Wash Your Hands
Washing your hands regularly helps protect you from catching or spreading disease and illness. Many preventable diseases could be avoided if everyone washed their hands.
When should I wash my hands?
The CDC recommends washing your hands every time you:
- Prepare or eat food
- Use the restroom
- Care for someone who is sick (both before and after)
- Blow your nose, cough, or sneeze
- Handle garbage
- Treat a cut or wound
- Change a diaper or clean up after children
- Handle an animal or animal waste
Is there a right way to wash my hands?
Just getting your hands wet isn’t enough. To prevent disease, the CDC recommends:
- Rinse your hands with water.
- Soap them with bar or liquid soap, then create a lather by vigorously rubbing your hands together for 15-20 seconds. Make sure to wash your palms, the backs of your hands, fingers, and nails.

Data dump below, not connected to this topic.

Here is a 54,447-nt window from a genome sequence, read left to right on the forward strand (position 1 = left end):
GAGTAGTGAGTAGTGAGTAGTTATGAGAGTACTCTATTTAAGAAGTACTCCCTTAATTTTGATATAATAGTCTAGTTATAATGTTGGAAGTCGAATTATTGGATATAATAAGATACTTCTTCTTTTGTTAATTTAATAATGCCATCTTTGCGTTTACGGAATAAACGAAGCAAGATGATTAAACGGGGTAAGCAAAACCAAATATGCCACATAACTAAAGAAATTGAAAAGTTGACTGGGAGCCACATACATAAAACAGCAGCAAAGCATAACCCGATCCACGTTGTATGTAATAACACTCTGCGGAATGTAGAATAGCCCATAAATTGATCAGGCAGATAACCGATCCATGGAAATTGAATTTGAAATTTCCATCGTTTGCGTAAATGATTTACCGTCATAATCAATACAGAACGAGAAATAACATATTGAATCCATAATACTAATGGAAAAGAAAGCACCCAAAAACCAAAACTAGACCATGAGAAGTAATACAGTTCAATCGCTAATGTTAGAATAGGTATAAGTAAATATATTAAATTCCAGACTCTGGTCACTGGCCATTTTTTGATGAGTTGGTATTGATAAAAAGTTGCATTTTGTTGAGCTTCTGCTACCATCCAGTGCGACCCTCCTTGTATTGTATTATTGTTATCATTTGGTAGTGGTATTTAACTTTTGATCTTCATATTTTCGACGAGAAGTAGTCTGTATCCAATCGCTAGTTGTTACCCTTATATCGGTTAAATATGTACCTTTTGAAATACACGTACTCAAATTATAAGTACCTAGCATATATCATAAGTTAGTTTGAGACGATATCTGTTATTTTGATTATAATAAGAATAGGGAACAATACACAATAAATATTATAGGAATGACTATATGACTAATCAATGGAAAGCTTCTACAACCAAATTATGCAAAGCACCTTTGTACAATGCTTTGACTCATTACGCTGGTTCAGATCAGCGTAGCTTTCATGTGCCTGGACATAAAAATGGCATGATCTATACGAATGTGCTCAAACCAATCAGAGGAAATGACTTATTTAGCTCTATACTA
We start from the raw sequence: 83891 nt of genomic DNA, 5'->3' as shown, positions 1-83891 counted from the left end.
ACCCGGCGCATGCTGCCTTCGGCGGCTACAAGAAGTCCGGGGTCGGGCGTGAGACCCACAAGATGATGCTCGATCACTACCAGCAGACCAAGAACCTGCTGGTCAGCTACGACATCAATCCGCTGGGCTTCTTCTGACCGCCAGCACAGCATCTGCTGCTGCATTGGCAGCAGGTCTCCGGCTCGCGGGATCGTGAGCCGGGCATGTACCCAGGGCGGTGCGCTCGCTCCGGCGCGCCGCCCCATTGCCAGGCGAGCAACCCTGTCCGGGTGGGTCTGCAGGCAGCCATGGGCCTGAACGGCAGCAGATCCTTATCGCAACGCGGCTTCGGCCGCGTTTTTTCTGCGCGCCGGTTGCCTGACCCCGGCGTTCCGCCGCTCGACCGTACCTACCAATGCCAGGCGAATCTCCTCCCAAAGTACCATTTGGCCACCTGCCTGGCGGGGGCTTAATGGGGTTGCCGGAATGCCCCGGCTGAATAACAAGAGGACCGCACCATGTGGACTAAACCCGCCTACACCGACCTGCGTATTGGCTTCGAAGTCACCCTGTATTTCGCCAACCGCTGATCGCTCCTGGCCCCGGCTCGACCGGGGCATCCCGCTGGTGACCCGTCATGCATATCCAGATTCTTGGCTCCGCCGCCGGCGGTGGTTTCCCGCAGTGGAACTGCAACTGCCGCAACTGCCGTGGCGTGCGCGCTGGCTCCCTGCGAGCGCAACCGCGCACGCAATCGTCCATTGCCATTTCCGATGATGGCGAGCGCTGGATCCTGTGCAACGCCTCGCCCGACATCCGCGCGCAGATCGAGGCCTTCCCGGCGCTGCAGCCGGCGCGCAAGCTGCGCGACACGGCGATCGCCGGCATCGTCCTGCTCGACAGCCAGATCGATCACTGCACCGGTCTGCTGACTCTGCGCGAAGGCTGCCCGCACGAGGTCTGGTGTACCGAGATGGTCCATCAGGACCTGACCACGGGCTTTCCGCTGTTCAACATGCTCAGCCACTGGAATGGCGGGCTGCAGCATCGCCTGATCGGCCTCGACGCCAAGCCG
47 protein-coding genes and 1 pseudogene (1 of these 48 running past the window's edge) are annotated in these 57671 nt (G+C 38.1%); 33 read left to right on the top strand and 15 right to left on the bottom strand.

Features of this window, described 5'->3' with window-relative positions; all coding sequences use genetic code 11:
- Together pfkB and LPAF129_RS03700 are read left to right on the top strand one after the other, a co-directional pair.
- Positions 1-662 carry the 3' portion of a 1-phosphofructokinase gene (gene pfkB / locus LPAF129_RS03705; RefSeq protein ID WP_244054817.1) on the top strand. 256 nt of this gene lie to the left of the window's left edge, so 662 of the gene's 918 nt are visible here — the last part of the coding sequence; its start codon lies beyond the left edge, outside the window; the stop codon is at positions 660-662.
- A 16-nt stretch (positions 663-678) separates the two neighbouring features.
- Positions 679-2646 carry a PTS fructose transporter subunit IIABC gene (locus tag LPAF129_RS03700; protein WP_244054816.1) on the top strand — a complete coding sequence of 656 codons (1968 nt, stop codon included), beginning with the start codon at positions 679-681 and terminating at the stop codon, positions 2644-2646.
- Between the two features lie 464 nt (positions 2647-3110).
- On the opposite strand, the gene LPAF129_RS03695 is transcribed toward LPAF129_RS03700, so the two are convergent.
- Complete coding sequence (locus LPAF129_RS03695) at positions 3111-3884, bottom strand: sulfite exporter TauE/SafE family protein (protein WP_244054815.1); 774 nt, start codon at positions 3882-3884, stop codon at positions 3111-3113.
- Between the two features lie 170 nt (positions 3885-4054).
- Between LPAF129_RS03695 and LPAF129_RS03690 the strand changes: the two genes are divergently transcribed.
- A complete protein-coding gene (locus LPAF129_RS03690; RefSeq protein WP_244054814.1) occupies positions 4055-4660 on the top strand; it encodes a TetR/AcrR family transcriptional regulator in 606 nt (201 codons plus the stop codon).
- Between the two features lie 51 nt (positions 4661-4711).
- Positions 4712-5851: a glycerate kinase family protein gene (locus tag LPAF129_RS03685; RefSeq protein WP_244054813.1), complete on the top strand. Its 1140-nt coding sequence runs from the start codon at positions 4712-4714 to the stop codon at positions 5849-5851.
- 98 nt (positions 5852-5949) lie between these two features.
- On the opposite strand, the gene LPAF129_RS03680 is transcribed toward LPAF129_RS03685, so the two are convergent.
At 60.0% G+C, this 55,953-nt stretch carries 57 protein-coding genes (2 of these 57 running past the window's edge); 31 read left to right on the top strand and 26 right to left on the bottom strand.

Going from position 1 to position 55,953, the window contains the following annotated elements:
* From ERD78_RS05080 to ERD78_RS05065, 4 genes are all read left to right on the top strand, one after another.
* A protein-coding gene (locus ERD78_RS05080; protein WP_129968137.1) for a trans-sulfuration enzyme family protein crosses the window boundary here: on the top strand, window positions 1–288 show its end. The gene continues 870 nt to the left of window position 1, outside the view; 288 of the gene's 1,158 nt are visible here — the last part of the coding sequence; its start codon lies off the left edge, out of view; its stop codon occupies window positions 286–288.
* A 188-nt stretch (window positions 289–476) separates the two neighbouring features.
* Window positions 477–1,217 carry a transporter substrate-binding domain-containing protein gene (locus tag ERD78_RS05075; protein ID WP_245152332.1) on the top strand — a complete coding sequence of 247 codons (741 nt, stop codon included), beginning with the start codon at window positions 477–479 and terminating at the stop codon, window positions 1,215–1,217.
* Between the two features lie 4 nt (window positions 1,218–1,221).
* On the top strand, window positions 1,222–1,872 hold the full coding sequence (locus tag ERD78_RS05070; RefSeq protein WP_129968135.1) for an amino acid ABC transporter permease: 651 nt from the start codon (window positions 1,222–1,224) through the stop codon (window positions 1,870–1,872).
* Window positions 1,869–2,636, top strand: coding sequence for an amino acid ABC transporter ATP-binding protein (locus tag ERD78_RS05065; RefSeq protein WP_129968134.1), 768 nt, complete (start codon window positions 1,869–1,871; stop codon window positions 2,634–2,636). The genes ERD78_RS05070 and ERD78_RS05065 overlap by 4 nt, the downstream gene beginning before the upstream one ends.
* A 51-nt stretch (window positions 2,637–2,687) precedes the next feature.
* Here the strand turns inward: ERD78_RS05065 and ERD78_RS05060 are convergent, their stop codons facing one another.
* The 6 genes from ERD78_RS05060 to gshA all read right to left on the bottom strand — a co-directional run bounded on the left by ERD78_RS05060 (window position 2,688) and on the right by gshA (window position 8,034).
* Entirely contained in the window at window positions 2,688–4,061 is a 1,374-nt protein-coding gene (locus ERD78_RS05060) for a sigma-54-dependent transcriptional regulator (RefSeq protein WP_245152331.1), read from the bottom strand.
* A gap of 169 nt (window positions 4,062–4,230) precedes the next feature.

- Rinse your hands with water, and dry.
What else can I do?
- Be careful when using sponges and dish towels. These are ideal sites for bacteria growth. Always wash your hands after using them.
- Keep your work area clean. Regularly clean your keyboard, phone, or other equipment.
- Remind your coworkers of the importance of hand washing, especially when you see someone neglecting to wash their hands.
To learn more about how washing hands regularly can help prevent disease, ask your health care provider, or visit the CDC’s creative website dedicated to raising awareness of the importance of hand washing.